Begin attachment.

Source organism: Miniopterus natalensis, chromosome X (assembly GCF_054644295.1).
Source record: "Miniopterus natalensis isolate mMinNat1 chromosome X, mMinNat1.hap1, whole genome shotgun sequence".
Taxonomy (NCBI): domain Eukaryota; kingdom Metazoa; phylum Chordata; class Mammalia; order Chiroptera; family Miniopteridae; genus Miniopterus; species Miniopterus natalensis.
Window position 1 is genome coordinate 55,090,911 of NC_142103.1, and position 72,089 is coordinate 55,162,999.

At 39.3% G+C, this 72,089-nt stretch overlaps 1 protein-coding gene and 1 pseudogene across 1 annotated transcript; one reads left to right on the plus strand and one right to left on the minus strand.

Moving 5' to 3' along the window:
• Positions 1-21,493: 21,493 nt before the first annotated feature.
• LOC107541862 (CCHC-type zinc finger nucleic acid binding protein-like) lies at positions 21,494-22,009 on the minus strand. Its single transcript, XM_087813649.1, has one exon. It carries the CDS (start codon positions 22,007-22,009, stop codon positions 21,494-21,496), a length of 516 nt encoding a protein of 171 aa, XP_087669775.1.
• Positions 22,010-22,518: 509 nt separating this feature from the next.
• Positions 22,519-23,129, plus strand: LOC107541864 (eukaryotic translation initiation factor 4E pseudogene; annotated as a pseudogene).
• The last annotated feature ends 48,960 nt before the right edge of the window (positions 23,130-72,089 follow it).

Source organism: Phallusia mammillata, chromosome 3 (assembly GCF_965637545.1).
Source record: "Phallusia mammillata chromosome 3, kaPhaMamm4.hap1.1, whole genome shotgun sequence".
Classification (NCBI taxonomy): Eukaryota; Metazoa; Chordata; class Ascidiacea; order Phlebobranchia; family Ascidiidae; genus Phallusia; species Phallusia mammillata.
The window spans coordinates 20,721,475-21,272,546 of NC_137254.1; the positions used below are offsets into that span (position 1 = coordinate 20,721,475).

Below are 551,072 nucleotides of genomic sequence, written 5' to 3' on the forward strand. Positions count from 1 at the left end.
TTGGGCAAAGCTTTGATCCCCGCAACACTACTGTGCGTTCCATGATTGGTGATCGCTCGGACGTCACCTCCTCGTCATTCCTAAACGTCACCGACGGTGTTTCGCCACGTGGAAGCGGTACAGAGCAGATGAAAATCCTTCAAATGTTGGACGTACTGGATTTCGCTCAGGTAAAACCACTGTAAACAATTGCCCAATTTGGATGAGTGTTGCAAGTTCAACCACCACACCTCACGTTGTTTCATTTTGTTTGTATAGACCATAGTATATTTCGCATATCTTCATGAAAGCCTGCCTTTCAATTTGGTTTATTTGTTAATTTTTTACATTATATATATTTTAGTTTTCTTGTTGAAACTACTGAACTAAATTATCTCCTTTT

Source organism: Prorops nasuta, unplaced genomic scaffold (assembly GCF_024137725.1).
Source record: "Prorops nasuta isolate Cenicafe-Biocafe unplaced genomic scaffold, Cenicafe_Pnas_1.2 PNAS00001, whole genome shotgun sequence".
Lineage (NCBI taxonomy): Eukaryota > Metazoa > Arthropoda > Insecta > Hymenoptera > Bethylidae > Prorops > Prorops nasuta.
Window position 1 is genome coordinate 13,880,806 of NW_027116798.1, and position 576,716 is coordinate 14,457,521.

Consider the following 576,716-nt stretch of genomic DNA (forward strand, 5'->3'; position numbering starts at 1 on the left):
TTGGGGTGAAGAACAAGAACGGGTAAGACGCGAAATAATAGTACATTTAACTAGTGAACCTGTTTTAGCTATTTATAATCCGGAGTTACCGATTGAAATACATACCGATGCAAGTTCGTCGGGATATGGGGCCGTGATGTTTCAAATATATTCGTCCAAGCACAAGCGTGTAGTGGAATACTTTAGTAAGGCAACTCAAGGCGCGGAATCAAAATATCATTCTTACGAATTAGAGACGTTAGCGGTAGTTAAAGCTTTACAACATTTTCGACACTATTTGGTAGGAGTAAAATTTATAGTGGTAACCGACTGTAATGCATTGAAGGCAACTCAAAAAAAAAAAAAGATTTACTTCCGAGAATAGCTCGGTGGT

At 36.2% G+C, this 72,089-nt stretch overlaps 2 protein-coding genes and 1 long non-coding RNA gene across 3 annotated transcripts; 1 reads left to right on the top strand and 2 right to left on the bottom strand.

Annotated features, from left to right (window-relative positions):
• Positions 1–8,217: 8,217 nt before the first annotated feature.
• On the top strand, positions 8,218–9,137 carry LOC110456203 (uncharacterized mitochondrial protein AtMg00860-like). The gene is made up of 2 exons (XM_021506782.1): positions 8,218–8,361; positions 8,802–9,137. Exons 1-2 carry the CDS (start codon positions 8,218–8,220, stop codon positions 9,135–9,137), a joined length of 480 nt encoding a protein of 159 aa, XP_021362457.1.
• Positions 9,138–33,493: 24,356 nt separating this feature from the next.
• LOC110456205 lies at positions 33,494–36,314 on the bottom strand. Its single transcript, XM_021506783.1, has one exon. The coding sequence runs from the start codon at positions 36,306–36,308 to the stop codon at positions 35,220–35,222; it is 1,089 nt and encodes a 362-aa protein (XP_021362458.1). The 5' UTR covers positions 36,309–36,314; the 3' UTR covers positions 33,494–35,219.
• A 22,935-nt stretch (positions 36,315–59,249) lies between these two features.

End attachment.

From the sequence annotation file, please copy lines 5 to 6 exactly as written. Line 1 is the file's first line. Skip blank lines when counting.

At 39.3% G+C, this 72,089-nt stretch overlaps 1 protein-coding gene and 1 pseudogene across 1 annotated transcript; one reads left to right on the plus strand and one right to left on the minus strand.

Moving 5' to 3' along the window: